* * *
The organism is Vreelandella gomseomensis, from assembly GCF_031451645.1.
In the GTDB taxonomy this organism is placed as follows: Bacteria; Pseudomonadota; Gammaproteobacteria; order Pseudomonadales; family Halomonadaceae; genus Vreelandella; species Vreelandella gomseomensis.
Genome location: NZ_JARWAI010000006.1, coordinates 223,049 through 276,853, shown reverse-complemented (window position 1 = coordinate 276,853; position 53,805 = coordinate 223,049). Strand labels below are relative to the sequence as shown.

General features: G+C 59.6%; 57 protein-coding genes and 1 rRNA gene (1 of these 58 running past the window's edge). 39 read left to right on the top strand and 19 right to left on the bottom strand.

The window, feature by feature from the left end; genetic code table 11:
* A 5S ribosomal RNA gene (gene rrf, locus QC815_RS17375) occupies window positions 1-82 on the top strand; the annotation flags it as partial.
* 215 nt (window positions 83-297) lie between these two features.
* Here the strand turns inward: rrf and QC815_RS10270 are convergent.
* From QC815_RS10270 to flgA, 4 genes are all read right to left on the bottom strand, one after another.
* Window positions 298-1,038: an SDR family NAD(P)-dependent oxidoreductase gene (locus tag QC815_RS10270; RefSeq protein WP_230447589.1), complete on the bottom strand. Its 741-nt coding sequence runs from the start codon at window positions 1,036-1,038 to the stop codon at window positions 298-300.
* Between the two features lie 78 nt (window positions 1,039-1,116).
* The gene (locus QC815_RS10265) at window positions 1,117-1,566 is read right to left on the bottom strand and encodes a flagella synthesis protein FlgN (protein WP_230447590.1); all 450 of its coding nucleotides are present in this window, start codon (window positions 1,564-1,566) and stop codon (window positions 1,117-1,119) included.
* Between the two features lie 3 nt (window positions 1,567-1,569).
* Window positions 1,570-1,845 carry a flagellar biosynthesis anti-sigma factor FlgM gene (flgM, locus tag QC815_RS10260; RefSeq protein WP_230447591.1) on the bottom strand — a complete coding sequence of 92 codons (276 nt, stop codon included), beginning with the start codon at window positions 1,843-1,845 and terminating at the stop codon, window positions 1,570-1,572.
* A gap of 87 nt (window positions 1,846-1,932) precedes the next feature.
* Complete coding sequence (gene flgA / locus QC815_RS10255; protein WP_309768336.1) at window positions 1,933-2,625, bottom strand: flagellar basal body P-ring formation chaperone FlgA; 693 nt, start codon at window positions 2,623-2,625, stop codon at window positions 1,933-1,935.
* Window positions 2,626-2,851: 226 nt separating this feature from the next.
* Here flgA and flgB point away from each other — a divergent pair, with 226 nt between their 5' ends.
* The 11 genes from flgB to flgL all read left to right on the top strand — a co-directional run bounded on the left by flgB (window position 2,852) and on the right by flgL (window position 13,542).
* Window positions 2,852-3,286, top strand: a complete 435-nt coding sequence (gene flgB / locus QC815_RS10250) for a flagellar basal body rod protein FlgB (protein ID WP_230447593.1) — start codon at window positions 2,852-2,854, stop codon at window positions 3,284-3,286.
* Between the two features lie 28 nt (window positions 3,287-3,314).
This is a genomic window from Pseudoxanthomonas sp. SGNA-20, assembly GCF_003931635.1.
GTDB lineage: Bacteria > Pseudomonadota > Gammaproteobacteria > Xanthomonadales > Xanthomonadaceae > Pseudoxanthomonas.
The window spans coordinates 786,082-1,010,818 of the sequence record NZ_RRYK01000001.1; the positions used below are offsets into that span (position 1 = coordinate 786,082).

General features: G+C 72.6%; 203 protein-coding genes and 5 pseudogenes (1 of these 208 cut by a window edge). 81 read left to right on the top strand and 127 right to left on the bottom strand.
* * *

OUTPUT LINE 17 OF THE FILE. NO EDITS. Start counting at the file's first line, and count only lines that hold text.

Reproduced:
* Window positions 2,626-2,851: 226 nt separating this feature from the next.